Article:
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Representatives from USA Basketball came to New York on Tuesday, August 19 as part of their multi-city tour leading up to the 2014 FIBA World Cup. Trainers from the Men’s and Women’s teams joined 150 summer campers, ranging in age from six to 14, at the Dunlevy Milbank Center in east Harlem. Two 90-minute training session offered campers the opportunity to work with our nation’s top trainers on their basketball fundamentals. This unique experience was just part one of the many sports activities offered during summer camp at the Milbank Center.

AAMI: Seeing and Helping the World, Part 2

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The boys from the African American Male Initiative returned home this past weekend after an amazing trip. Last week, we were treated to a blog post from Malachi Gayle.  Before leaving the island, Mark Jackson, an AAMI participant since the third grade and now a rising sophomore at Cardinal Hayes High School, gave us his thoughts:

"Anxious" is the one word that describes how I felt before our trip to Haiti. Would our hosts accept me? Would I like the food? Would I adapt to my new environment? These are some of the question and anxieties I had before we left. But after three days, I am learning that my anxieties were not alid.

The morning of departure, my beautiful mother was so stressed about me leaving, and I was just as stressed as my mom. When I touched down in Haiti, all my anxieties flew out the window. There was something in the air that immediately made me feel comfortable.

Our host, Dr. Holson, who practiced medicine in Harlem before starting his project in Haiti with young boys, welcomed us into his beautiful home. We hung out with his boys, played ball together, talked together, sang together, and even got too close for comfort in a Tap-tap, which is basically a Haitian cab.

My highlight on the trip so far was our trip to the Iron Market , which has existed in Port-Au-Prince since 1889. We were bombarded by the merchants at the market. We haggled with them, trying to get the best prices for items we wanted.

I am looking forward to all that this trip has to offer and know we will continue to have a ball.

Dancing the Summer Away

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Last night at the Hostos Center for the Arts & Culture in the Bronx, middle school students from some of the most disadvantaged neighborhoods in the city took to the stage for AileyCamp New York’s final performance, Destiny.

Approximately 100 campers have been working hard for six weeks at The Children’s Aid Society/AileyCamp New York. Attendance is free, and children come from a number of Children’s Aid sites in its four primary service areas: Washington Heights, Harlem/East Harlem, the Bronx, and northern Staten Island. Last night’s performance showcased the campers’ skills with specially choreographed dances in ballet, jazz, modern, and West African styles. A highlight of the event was a special performance inspired by Alvin Ailey's Memoria. The event was made possible by the event sponsor Bloomberg, and the support of the New York State Education Department, the New York City Department of Youth and Community Development, and an anonymous donor. And, of course, the talented children who worked so hard all summer long.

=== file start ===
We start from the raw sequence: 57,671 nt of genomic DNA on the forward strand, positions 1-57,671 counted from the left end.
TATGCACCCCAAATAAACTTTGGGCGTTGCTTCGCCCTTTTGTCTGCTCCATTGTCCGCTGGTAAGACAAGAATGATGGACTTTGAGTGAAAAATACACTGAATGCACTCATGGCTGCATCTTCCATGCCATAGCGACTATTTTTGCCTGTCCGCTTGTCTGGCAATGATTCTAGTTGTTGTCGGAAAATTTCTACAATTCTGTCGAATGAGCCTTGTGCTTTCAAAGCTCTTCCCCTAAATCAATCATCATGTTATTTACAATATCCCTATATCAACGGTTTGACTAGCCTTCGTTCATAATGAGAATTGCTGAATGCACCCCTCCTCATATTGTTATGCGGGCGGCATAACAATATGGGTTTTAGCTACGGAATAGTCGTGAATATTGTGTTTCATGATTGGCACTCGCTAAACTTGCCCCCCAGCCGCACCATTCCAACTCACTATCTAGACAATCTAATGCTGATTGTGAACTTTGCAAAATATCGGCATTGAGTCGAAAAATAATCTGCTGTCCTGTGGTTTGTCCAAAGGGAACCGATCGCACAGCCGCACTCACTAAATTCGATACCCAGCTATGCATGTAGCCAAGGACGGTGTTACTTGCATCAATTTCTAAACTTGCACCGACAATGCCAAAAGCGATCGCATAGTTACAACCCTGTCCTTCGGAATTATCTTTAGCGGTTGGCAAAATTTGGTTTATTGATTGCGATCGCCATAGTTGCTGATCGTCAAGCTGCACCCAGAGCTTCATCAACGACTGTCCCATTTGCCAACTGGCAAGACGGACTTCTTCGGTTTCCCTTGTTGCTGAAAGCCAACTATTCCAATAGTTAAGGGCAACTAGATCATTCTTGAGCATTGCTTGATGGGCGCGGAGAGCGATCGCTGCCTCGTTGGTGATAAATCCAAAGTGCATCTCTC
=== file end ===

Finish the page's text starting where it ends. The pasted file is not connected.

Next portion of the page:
AAMI: Seeing and Helping the World, Part I

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After months of preparation, about a dozen members of the African American Male Initiative finally boarded a plane this past weekend to begin the Harlem to Haiti Cultural Exchange Experience, accompanied by program director Clifton Watson. Their mission is two-fold. First, they are spending time working, helping restore properties that remain damaged years after the tragic earthquake. They are working for the Ageno Foundation and the Time Square Church Medical Clinic.

The second goal is to see a world outside of New York City, outside the neighborhoods that they know so intimately. This new view is obviously having a powerful effect, as Malachi Gayle, a rising sophomore at the High School for Art & Design, demonstrates in his own words:

During the preparation for our trip, Haiti was painted as an island that lost so much. Coming here made me realize that this is all true, and that the media was not just hyping up Haiti's tragedies to make them seem like more than what they really were.  

I have been in Haiti now for three days, and as we drive and walk through the streets you see things that will absolutely break your heart. There are houses built completely out of sheet metal and rocks from the earthquake's rubble, and there are people who bath in the streets without clean water or privacy. Trash overflows on some streets leaving an odor that people don’t just have to smell but work near, live near, and sleep near. All over you see stray cats, dogs, and goats.  

Being here and seeing the struggles of the Haitian people makes me truly value what I have at home. I have a home, food to eat every night, clean water whenever I want, and a bed to sleep in at night. This cultural exchange has really helped me realize that a lot of what I have in Harlem that feels like a necessity is truly a luxury—stuff as simple as furniture. There is no way I could go through this experience and not come more thankful for all the sacrifices my mom makes to make sure I have all that I need. So, I want say: Thank you, Mom! You are a wonderful parent and provider. I am truly grateful to have you!